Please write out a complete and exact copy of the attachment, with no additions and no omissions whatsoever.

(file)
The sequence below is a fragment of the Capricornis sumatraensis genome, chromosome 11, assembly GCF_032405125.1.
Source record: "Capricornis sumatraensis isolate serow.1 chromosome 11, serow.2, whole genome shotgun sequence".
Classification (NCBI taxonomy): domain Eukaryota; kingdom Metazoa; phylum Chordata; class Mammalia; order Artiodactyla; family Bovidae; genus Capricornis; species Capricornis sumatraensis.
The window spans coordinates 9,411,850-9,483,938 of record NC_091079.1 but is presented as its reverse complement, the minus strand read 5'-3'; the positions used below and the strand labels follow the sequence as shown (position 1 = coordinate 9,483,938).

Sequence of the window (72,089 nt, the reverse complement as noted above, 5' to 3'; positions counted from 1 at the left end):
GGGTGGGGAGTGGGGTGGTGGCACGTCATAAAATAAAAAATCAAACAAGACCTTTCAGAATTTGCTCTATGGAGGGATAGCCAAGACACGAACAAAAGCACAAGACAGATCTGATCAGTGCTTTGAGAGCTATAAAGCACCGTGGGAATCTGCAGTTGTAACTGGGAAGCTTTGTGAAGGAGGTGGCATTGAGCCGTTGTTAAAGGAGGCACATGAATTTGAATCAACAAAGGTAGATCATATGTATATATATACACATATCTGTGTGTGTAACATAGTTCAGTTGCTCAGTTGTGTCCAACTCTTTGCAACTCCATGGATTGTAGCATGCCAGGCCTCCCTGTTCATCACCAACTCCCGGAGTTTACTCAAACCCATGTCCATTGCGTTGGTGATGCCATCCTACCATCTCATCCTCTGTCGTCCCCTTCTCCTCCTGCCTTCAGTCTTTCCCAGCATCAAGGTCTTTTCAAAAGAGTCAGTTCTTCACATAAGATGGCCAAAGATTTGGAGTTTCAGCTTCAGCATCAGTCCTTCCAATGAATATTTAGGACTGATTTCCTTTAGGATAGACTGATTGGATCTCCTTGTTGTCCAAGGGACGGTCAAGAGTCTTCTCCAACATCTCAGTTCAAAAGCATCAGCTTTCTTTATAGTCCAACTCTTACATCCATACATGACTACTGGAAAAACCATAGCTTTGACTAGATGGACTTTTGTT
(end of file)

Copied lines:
The sequence below is a fragment of the Capricornis sumatraensis genome, chromosome 11, assembly GCF_032405125.1.
Source record: "Capricornis sumatraensis isolate serow.1 chromosome 11, serow.2, whole genome shotgun sequence".
Classification (NCBI taxonomy): domain Eukaryota; kingdom Metazoa; phylum Chordata; class Mammalia; order Artiodactyla; family Bovidae; genus Capricornis; species Capricornis sumatraensis.
The window spans coordinates 9,411,850-9,483,938 of record NC_091079.1 but is presented as its reverse complement, the minus strand read 5'-3'; the positions used below and the strand labels follow the sequence as shown (position 1 = coordinate 9,483,938).

Sequence of the window (72,089 nt, the reverse complement as noted above, 5' to 3'; positions counted from 1 at the left end):
GGGTGGGGAGTGGGGTGGTGGCACGTCATAAAATAAAAAATCAAACAAGACCTTTCAGAATTTGCTCTATGGAGGGATAGCCAAGACACGAACAAAAGCACAAGACAGATCTGATCAGTGCTTTGAGAGCTATAAAGCACCGTGGGAATCTGCAGTTGTAACTGGGAAGCTTTGTGAAGGAGGTGGCATTGAGCCGTTGTTAAAGGAGGCACATGAATTTGAATCAACAAAGGTAGATCATATGTATATATATACACATATCTGTGTGTGTAACATAGTTCAGTTGCTCAGTTGTGTCCAACTCTTTGCAACTCCATGGATTGTAGCATGCCAGGCCTCCCTGTTCATCACCAACTCCCGGAGTTTACTCAAACCCATGTCCATTGCGTTGGTGATGCCATCCTACCATCTCATCCTCTGTCGTCCCCTTCTCCTCCTGCCTTCAGTCTTTCCCAGCATCAAGGTCTTTTCAAAAGAGTCAGTTCTTCACATAAGATGGCCAAAGATTTGGAGTTTCAGCTTCAGCATCAGTCCTTCCAATGAATATTTAGGACTGATTTCCTTTAGGATAGACTGATTGGATCTCCTTGTTGTCCAAGGGACGGTCAAGAGTCTTCTCCAACATCTCAGTTCAAAAGCATCAGCTTTCTTTATAGTCCAACTCTTACATCCATACATGACTACTGGAAAAACCATAGCTTTGACTAGATGGACTTTTGTT